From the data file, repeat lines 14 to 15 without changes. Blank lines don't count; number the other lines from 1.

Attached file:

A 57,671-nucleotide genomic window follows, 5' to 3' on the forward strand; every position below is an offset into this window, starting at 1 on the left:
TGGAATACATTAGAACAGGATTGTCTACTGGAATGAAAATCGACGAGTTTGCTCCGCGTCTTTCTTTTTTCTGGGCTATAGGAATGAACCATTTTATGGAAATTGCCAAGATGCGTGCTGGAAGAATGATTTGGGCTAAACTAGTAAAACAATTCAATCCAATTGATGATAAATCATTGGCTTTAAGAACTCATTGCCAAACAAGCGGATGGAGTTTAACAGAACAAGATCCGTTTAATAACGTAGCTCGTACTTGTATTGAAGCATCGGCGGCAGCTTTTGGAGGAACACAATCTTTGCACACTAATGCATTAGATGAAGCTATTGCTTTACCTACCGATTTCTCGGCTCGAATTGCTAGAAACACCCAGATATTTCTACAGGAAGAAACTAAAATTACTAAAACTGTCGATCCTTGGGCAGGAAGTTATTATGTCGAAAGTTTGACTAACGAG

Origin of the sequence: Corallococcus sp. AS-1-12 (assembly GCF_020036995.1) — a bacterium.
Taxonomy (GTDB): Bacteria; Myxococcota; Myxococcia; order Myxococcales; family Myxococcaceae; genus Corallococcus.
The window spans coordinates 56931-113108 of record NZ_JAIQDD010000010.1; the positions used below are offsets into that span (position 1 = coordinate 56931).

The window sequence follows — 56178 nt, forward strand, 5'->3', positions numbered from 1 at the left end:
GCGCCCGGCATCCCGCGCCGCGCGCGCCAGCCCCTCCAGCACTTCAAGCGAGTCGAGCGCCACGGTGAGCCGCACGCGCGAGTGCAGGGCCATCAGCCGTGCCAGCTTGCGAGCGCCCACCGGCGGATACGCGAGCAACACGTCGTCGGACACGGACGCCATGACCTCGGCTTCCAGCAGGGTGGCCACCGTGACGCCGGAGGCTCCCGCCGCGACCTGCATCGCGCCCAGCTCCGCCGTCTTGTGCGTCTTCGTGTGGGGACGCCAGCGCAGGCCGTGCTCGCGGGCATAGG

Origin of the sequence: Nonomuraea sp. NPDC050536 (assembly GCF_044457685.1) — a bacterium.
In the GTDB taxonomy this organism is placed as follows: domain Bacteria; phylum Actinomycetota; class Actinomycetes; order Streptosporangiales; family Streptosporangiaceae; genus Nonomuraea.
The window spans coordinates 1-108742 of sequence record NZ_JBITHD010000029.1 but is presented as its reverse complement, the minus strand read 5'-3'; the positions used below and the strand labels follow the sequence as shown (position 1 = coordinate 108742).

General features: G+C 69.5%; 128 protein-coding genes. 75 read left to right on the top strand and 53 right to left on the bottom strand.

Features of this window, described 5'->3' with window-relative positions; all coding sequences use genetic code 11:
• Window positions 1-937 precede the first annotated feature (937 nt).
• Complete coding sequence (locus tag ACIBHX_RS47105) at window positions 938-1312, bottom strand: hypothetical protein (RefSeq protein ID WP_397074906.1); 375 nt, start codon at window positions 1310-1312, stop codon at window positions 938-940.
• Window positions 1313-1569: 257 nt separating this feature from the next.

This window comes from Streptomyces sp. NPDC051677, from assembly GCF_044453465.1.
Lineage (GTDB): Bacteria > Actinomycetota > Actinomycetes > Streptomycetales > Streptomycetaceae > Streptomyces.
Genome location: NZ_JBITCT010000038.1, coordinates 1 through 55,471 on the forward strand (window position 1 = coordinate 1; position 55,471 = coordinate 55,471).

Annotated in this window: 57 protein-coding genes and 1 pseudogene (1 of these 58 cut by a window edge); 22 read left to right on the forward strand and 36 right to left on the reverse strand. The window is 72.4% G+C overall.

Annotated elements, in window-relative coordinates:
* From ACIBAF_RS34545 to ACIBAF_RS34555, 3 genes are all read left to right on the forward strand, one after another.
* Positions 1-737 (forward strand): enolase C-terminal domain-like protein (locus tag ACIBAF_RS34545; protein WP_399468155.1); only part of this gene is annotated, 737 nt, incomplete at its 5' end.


• Complete coding sequence (locus tag ACIBHX_RS47105) at window positions 938-1312, bottom strand: hypothetical protein (RefSeq protein ID WP_397074906.1); 375 nt, start codon at window positions 1310-1312, stop codon at window positions 938-940.
• Window positions 1313-1569: 257 nt separating this feature from the next.